Functional Analysis of Duplicated NF-YB Genes in Photoperiod-Dependent Flowering
Carpenter, Emily Mills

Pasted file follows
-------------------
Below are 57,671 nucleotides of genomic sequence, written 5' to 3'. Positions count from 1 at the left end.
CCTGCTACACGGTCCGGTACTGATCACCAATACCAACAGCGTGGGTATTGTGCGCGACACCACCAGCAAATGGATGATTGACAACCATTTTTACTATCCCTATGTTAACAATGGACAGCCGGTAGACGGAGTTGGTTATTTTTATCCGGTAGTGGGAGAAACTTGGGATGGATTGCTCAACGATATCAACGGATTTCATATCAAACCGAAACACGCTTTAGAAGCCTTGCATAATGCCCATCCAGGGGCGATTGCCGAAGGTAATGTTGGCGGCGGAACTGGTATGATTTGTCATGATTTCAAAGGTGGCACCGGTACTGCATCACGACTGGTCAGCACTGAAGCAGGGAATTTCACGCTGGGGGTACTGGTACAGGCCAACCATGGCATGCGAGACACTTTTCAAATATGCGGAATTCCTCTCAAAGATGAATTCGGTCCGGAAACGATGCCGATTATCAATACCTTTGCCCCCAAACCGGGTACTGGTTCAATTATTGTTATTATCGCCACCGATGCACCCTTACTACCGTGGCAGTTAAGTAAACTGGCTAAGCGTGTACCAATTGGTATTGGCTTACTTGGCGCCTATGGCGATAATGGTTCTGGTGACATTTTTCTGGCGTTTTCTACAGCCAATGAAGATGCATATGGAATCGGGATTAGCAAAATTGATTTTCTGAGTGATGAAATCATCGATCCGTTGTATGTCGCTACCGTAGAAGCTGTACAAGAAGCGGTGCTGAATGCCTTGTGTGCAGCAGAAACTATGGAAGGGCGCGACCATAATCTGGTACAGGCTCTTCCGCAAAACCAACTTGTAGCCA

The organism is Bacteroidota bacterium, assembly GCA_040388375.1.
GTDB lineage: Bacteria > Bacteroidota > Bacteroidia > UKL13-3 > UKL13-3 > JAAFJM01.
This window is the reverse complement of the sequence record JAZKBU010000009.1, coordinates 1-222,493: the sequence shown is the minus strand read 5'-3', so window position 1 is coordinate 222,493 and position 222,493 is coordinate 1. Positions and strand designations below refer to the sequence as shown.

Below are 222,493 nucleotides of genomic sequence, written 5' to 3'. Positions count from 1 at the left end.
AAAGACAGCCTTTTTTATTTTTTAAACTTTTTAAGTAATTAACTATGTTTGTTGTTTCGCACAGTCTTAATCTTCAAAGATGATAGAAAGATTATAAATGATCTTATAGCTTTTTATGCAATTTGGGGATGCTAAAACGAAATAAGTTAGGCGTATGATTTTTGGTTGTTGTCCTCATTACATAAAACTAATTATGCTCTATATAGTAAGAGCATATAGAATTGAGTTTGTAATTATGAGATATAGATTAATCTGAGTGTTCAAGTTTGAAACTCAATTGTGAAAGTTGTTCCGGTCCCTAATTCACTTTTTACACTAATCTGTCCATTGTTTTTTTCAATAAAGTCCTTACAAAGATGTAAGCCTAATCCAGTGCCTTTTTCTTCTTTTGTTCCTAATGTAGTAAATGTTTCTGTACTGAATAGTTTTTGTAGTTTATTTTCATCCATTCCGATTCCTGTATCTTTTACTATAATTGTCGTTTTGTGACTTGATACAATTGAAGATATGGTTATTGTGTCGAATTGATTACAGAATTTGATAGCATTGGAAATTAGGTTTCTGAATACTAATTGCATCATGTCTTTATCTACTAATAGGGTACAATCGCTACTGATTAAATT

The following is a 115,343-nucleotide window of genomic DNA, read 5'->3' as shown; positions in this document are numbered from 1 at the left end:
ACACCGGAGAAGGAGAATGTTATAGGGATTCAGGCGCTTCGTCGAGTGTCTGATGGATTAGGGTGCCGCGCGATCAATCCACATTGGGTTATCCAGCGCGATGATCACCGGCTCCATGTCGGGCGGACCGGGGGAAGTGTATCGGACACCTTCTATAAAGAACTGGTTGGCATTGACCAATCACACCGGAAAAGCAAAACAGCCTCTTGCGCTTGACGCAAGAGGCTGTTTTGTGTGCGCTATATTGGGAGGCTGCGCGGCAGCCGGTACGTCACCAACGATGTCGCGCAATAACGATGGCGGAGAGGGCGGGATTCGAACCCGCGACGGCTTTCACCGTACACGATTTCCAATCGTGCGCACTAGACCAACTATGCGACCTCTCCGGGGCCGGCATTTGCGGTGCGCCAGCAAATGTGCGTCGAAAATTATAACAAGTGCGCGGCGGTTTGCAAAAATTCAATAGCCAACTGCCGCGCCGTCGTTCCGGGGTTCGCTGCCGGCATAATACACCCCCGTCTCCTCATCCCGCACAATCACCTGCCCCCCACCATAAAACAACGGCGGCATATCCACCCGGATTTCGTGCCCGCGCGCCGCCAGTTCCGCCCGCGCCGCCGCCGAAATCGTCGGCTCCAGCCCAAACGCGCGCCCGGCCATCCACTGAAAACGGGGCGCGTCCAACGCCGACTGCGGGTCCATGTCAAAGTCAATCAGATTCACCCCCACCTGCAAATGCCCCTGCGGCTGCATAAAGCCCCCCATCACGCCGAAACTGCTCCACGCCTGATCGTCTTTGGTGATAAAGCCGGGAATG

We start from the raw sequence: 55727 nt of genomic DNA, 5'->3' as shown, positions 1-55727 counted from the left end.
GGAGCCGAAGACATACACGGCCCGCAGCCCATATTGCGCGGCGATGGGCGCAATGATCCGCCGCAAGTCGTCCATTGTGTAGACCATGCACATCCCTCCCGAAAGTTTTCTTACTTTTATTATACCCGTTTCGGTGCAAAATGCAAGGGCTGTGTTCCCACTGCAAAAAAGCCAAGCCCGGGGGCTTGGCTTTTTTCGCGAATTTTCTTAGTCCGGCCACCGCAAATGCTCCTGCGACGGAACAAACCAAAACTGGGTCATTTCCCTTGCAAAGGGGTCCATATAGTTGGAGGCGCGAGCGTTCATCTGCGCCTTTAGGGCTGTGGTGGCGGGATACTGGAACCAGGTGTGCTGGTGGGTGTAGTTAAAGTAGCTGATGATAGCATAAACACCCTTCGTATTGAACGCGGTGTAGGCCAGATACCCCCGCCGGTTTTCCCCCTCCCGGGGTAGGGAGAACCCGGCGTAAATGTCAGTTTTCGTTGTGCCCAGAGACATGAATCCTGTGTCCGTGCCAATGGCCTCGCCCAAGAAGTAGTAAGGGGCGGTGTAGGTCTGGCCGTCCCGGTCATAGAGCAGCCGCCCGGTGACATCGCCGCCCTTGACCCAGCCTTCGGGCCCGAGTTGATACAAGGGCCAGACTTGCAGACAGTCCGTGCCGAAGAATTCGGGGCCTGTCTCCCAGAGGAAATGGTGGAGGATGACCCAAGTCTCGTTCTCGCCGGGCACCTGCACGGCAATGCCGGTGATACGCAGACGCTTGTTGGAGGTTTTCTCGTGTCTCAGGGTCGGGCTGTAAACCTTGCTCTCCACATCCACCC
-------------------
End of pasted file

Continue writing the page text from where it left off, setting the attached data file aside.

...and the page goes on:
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The heterotrimeric transcription factor NUCLEAR FACTOR Y (NF-Y) regulates photoperiod-dependent flowering and is composed of NF-YA, NF-YB, and NF-YC subunits. In higher plants, such as Arabidopsis thaliana, whole genome duplication (WGD) leads to an evolutionary expansion of NF-Y subunits. NF-YB and NF-YC proteins have a highly conserved histone-like fold domain (HFD) and flanking variable amino (N) and carboxy (C) terminals. NF-YB proteins have known roles in the control of floral induction, with the nf-yb2 nf-yb3 mutant displaying a late-flowering phenotype. To better understand their ability to regulate photoperiod-dependent flowering from a structure/function perspective, 10 NF-YB HFD were overexpressed in nf-yb2 nf-yb3. The HFD alone could rescue the late-flowering phenotype of nf-yb2 nf-yb3, except NF-YB4. While full-length NF-YB1 cannot rescue late flowering, while Full-length NF-YB2 rescues the nf-yb2 nf-yb3 phenotype, similar to wild-type. Chimeric experiments between NF-YB1 and NF-YB2 show that NF-YB2 N and C termini decrease the success of NF-YB1 HFD to rescue nf-yb2 nf-yb3. Meaning the N and C termini have evolved to modulate the functionality of the NF-YB HFD, and cannot enhance NF-YB1 HFD ability to promote flowering. My structure and function analysis of the NF-YB family displays a unique case of subfunctionalization called Escape from Adaptive Conflict (EAC), the ability of a duplicated gene to obtain a novel function while still maintaining its ancestral role. The ancestral role is designated in the HFD where most of the action for floral initiation resides, however, the variable N and C termini can only modulate the primary functionality of their native NF-YB HFD.
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